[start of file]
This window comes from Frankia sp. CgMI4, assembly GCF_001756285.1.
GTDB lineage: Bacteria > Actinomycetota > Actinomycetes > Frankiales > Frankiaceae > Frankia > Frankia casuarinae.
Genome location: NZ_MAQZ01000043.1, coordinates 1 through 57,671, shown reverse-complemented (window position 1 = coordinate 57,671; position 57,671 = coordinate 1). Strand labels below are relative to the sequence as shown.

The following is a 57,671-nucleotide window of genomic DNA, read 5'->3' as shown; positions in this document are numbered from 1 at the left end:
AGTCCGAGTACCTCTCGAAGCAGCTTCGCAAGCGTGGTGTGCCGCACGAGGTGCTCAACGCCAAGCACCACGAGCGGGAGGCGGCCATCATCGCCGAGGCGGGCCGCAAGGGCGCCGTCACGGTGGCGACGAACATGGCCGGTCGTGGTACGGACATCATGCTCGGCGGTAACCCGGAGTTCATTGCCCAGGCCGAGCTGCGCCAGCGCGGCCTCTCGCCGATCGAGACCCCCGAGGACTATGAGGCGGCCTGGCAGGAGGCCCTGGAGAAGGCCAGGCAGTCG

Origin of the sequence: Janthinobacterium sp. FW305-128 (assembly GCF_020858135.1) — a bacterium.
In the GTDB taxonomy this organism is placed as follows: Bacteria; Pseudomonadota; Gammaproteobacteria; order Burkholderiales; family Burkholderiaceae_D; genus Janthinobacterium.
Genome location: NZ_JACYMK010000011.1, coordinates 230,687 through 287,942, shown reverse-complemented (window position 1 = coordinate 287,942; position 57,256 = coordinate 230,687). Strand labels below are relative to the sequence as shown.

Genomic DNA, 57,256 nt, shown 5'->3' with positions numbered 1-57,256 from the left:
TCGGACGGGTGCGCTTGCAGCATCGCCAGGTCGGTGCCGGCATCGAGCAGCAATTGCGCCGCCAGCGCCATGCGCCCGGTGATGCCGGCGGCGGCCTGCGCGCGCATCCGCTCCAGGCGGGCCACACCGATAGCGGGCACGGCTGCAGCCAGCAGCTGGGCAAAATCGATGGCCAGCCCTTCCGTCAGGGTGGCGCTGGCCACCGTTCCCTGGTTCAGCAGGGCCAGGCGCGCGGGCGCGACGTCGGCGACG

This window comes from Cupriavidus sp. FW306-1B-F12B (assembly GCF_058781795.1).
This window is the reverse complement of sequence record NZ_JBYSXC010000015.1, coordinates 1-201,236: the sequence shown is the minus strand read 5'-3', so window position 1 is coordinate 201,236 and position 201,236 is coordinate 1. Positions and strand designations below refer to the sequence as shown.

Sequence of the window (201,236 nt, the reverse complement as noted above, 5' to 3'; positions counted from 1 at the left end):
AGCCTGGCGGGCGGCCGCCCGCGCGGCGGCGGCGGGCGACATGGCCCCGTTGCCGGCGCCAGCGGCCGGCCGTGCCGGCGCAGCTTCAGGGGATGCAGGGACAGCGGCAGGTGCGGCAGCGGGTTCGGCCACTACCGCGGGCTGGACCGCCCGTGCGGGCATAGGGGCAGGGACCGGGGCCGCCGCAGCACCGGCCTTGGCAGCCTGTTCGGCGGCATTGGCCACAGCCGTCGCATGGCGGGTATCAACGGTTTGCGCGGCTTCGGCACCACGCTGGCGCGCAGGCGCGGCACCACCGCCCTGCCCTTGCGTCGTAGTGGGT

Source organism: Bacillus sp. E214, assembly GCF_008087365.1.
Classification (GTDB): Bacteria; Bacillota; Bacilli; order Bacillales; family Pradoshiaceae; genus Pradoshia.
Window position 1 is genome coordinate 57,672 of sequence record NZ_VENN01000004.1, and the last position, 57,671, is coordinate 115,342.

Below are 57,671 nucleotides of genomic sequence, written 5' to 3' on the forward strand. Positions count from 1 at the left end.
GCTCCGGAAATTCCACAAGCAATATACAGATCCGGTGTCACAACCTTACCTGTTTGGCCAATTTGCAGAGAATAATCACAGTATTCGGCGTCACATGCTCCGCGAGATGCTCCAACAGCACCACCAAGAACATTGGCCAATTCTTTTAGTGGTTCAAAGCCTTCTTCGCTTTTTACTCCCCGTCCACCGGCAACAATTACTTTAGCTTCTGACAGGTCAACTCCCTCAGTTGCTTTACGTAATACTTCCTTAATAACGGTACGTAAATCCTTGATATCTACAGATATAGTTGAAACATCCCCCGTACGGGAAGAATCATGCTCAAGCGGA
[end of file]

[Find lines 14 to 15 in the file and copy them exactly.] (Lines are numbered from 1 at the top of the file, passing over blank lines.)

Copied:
AGCCTGGCGGGCGGCCGCCCGCGCGGCGGCGGCGGGCGACATGGCCCCGTTGCCGGCGCCAGCGGCCGGCCGTGCCGGCGCAGCTTCAGGGGATGCAGGGACAGCGGCAGGTGCGGCAGCGGGTTCGGCCACTACCGCGGGCTGGACCGCCCGTGCGGGCATAGGGGCAGGGACCGGGGCCGCCGCAGCACCGGCCTTGGCAGCCTGTTCGGCGGCATTGGCCACAGCCGTCGCATGGCGGGTATCAACGGTTTGCGCGGCTTCGGCACCACGCTGGCGCGCAGGCGCGGCACCACCGCCCTGCCCTTGCGTCGTAGTGGGT

Source organism: Bacillus sp. E214, assembly GCF_008087365.1.